“Our biggest issue is getting referees because refs need to have a negative COVID-19 test from within the last week and not a lot of those officials have that or are doing it,” Scott said. “So they can’t ref a game here unless they’ve had a test. They have to meet our level of guidelines and protocol to make this game happen. They have to figure it out. I had an official show up last night and he hadn’t had a test within the last week, so he couldn’t work the game. They (Keene State College COVID-19 guidelines) are strict, I get that.”
Despite the fact that this semester is quite different from any other semester we’ve experienced before, paired with the fact that these scrimmages don’t officially count for anything, the student-athletes at KSC are still having fun and keeping up their competitive spirits.
“It’s funny because we’re really intense, but then in between a point I see Ali [McLoughlin] or ‘Chile’ [Emilyann Ashford] on the other side of the net and I’m just like, ‘Oh, hi guys,’ like it’s back to normal,” said Chouinard. “But it was definitely cool to compete against them because we had to think harder about what we were going to do and what they were going to do, because they were doing the same thing. I think everyone has the same mindset; we want to play, we want to keep going. We’re all on the same page.”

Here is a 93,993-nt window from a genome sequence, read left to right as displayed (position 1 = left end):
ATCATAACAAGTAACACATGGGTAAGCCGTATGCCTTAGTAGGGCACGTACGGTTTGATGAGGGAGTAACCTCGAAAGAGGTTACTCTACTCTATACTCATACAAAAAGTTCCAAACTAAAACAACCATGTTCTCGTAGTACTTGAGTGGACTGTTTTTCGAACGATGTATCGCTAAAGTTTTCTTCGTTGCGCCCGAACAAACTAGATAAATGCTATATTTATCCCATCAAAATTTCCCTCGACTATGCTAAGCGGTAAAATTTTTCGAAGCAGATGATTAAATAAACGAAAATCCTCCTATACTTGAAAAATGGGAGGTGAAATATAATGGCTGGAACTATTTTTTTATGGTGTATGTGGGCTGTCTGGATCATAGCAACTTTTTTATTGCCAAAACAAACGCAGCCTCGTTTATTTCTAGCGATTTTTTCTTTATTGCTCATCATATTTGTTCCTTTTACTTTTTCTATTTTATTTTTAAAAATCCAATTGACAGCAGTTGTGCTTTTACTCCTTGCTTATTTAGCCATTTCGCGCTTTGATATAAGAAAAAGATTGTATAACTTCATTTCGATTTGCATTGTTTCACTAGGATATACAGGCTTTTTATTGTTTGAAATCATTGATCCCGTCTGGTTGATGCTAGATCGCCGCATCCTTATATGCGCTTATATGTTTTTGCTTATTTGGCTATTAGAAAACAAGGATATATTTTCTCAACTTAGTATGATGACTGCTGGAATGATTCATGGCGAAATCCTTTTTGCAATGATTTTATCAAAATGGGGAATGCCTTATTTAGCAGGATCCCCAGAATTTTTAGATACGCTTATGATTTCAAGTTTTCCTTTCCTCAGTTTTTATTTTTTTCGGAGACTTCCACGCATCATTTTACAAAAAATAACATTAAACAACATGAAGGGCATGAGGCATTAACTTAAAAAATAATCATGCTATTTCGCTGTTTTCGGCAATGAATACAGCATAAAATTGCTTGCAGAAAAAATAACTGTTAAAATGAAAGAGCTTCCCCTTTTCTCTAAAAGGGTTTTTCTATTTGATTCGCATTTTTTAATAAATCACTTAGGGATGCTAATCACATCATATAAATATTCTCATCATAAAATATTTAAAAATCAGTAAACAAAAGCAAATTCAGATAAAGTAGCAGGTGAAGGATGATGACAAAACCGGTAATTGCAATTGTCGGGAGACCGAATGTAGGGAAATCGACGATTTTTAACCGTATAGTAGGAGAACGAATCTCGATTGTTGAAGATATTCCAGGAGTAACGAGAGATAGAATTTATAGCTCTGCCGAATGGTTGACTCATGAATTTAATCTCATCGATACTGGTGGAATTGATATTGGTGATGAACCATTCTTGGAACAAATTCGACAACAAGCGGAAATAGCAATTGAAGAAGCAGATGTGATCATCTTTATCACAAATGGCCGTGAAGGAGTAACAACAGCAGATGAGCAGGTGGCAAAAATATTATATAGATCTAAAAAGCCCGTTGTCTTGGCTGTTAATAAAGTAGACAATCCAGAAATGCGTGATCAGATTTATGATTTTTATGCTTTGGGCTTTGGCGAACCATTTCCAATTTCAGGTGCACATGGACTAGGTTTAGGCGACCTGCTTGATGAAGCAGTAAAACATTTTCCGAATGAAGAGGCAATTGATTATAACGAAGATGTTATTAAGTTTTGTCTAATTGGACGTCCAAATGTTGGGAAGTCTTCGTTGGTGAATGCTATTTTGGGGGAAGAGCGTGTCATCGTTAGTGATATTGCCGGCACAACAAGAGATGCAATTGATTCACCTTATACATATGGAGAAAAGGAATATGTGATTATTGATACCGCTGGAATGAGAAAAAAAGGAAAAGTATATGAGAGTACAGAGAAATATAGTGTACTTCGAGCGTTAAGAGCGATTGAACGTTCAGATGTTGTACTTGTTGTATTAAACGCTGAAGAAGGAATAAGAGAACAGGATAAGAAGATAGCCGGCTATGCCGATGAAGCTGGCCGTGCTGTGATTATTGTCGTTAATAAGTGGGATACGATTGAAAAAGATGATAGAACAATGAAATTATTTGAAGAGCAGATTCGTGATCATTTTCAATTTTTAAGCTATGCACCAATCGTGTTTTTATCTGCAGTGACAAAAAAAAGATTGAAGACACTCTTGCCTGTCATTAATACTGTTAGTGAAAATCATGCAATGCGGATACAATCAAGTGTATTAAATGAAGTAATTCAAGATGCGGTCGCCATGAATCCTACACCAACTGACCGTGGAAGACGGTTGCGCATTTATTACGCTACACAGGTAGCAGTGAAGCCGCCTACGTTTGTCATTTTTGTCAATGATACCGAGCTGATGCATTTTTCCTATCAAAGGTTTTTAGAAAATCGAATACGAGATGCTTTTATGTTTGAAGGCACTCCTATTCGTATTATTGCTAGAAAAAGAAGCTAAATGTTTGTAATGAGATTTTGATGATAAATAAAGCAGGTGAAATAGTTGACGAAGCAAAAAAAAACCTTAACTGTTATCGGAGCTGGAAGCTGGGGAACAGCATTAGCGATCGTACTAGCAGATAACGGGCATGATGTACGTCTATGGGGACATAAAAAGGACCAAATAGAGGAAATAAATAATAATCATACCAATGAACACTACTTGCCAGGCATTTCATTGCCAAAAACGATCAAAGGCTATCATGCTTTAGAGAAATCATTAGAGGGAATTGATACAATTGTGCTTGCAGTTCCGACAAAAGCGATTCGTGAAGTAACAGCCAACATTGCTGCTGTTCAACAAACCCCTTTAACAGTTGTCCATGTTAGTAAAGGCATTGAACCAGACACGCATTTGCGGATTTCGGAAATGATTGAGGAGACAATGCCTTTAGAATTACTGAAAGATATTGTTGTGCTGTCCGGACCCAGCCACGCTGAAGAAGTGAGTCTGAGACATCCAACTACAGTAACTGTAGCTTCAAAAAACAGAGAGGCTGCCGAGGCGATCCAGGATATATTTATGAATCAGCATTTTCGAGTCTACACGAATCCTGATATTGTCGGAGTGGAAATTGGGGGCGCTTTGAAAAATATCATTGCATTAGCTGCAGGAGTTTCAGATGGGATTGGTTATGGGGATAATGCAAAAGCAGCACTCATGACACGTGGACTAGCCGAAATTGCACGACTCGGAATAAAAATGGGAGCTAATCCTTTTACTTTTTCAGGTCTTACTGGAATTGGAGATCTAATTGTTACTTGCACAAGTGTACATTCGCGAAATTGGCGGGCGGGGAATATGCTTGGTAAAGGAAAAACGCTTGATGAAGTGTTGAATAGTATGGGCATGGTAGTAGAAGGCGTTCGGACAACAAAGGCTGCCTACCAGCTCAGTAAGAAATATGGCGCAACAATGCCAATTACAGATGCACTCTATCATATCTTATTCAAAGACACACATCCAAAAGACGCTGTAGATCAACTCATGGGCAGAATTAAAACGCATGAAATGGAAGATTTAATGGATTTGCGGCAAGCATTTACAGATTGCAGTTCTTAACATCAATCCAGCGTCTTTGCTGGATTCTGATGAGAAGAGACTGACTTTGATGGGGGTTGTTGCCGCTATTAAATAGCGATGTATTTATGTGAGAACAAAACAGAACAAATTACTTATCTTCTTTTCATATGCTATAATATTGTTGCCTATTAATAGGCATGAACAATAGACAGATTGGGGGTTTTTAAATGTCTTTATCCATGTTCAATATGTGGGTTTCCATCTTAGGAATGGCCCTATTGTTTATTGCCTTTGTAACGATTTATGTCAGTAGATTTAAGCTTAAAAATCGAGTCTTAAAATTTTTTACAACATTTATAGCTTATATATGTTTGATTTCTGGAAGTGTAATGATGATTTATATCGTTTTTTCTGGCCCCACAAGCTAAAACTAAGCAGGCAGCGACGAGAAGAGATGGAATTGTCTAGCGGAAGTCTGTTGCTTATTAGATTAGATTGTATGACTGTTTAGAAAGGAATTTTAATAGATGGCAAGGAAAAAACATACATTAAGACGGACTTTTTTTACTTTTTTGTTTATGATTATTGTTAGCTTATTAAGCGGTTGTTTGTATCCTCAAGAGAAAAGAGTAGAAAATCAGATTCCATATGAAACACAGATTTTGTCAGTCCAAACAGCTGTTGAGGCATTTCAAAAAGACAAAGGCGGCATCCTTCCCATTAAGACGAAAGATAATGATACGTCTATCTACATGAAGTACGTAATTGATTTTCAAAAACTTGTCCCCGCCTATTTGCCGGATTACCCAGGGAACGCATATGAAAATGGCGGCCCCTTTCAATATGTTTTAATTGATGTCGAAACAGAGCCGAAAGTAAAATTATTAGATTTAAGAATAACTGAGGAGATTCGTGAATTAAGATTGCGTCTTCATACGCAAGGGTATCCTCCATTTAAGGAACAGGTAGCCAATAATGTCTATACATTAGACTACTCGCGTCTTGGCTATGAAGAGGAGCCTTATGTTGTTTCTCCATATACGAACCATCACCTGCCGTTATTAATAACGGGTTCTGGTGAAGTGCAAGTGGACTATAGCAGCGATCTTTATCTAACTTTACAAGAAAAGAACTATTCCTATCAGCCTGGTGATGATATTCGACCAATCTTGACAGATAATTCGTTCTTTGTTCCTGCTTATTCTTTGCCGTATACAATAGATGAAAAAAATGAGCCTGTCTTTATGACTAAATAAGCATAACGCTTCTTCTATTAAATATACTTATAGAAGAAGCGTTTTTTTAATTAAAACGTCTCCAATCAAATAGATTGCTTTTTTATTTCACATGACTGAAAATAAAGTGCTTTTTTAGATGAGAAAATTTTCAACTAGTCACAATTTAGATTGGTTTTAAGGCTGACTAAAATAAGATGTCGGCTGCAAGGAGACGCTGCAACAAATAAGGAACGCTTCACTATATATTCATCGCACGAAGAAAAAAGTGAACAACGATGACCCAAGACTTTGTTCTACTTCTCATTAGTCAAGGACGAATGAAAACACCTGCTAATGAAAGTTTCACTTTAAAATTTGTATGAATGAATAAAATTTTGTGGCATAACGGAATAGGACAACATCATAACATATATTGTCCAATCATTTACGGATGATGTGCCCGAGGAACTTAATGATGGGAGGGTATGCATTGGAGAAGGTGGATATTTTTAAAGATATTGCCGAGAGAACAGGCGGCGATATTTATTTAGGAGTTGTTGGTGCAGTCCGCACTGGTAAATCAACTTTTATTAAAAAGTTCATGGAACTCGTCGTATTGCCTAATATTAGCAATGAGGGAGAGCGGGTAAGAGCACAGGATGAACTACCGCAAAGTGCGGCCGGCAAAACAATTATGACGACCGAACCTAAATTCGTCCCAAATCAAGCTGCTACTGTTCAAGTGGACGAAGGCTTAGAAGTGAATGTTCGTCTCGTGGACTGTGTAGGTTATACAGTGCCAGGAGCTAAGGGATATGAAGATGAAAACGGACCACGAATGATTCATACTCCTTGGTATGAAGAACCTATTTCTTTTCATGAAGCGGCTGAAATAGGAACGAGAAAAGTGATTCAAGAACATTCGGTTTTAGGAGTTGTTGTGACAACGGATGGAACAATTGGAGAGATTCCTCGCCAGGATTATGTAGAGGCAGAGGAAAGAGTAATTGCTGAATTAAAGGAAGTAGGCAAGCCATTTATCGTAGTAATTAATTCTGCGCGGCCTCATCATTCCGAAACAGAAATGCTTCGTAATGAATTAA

“It was cool to compliment each other and be able to play not having that, ‘Oh my gosh, we lost a point,’ like, freakout,” Palmer said. “It was just loose and fun. There was nothing riding on it, it’s not like it was a conference game or anything. It was also nice that everybody got to play because, obviously, if we were to play real games half the team would be on the bench. I didn’t think I was going to have this [season], so I’m just so thankful that we get to put this together and that we’re going to have that.”
Matt Holderman can be contacted at